I have no doubt that the hon. member for Vancouver East is raising a point of debate. Sometimes it does happen that members misrepresent the statements of other hon. members in this House. Today would not have been the first time that happened. It does sometimes happen.

Sometimes it is genuine misquoting because somebody has printed something that is inaccurate and the member who is stating the other member's position is relying on this document which is inaccurate. There are all kinds of explanations that could be tendered.

I am sure the Minister of Industry will look at the statement the hon. member for Vancouver East has raised but in my view it is a matter of debate rather than a point of order.

As hon. members are aware, the Speaker does not really adjudicate on whether statements are accurate or not. We try to ensure statements are parliamentary and arguments about facts are not normally unparliamentary unless the language that is used is personally offensive to the other hon. member. I am not sure anything I heard today on that point was offensive. There may have been some other comments but I will not go into those now.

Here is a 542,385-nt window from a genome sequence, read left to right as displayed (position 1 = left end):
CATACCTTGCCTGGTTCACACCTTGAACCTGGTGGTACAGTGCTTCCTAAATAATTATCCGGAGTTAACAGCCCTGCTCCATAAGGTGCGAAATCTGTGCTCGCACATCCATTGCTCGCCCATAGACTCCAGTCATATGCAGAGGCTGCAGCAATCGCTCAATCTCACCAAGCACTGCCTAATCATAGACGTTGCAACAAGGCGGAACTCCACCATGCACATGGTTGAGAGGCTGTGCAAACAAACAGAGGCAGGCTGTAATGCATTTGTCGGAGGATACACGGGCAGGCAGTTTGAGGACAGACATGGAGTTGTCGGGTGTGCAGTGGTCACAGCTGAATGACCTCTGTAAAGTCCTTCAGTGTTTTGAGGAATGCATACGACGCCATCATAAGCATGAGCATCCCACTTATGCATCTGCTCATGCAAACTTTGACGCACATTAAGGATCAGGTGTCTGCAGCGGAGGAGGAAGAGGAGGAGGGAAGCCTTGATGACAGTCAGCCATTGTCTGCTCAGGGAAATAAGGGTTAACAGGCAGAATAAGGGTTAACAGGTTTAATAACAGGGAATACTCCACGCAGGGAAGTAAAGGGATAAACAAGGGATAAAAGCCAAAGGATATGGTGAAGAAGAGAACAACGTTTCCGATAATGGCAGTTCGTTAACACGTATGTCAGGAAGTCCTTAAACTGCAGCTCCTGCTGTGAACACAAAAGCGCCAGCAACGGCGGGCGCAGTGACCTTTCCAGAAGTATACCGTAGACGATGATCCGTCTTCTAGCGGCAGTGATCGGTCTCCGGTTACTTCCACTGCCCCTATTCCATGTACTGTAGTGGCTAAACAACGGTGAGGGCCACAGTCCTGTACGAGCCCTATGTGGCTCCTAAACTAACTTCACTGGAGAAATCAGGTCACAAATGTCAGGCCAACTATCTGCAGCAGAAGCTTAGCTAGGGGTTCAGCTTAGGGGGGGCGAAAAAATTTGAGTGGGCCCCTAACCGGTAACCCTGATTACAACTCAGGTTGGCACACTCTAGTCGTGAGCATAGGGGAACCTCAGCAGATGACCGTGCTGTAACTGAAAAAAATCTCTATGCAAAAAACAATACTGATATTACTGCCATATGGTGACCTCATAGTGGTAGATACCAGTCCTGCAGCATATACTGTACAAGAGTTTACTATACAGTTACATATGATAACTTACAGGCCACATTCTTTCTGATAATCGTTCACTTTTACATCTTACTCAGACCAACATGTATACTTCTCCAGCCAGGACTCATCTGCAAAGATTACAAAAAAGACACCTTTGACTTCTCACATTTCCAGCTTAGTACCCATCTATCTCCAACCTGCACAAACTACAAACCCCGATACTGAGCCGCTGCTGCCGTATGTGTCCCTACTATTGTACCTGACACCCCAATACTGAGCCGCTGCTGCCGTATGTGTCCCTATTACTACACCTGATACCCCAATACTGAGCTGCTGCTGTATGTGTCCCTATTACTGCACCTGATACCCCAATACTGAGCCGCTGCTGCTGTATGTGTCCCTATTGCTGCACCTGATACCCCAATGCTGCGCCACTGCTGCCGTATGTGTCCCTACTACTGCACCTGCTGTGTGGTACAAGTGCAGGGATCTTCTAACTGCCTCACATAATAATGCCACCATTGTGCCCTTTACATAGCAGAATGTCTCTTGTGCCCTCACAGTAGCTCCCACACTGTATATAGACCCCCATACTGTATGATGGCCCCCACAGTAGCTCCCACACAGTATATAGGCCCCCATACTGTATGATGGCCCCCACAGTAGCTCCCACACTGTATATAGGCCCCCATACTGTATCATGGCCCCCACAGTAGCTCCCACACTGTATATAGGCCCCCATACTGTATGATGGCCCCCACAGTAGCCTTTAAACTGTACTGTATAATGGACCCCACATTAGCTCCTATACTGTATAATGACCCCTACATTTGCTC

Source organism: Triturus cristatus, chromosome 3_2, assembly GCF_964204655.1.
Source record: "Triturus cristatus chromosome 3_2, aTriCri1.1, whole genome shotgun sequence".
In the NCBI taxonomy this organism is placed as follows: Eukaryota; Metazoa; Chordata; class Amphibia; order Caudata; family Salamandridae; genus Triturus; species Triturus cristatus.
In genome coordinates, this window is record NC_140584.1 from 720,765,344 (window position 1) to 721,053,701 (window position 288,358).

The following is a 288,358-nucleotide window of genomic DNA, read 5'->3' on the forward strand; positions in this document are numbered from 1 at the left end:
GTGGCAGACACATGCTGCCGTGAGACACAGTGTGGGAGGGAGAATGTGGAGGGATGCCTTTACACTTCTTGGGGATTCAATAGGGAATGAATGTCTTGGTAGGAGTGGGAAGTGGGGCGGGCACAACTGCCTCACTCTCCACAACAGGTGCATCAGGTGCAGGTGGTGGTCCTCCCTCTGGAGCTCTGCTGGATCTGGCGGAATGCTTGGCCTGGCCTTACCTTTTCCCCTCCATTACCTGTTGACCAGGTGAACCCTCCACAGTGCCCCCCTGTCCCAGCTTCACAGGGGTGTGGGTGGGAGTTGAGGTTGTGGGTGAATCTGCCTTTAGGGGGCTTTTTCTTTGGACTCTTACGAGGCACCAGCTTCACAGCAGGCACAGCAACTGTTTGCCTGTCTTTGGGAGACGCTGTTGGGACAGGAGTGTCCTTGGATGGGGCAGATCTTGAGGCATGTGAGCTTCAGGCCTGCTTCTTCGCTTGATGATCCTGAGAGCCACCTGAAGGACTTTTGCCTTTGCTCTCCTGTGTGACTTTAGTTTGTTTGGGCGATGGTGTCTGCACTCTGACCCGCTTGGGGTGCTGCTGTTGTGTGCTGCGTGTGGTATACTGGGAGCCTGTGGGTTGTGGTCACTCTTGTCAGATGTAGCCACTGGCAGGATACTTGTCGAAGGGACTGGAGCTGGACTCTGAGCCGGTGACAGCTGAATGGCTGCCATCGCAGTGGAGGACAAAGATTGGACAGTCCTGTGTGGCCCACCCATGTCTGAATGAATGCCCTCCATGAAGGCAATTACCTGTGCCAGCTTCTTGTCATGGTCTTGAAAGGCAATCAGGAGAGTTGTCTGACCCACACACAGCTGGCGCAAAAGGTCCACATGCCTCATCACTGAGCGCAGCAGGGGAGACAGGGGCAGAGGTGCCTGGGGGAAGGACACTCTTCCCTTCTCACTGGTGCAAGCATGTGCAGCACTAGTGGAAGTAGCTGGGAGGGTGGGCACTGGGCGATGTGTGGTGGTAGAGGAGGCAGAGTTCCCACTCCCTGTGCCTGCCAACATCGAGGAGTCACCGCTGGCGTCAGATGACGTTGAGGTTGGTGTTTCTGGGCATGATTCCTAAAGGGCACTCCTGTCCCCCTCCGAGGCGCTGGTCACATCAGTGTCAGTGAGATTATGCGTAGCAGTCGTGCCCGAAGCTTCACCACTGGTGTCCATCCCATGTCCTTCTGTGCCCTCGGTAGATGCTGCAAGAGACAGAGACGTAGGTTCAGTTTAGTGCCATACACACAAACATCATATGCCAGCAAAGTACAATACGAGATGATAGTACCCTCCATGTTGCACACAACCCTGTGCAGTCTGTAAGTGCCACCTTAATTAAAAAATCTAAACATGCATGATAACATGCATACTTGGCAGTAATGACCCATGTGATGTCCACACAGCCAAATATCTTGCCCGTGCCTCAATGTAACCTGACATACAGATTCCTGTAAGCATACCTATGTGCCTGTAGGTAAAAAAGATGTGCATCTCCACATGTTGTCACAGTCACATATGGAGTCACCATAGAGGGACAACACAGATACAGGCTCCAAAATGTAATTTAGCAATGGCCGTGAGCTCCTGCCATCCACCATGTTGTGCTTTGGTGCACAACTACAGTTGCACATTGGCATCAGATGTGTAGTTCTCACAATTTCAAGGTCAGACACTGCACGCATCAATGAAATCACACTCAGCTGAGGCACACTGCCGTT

We will see if hear from the Minister of Industry but otherwise I think this is a matter of debate.

International Monetary Fund
Routine Proceedings

3:05 p.m.

Calgary East
Alberta

Conservative

Deepak Obhrai Parliamentary Secretary to the Minister of Foreign Affairs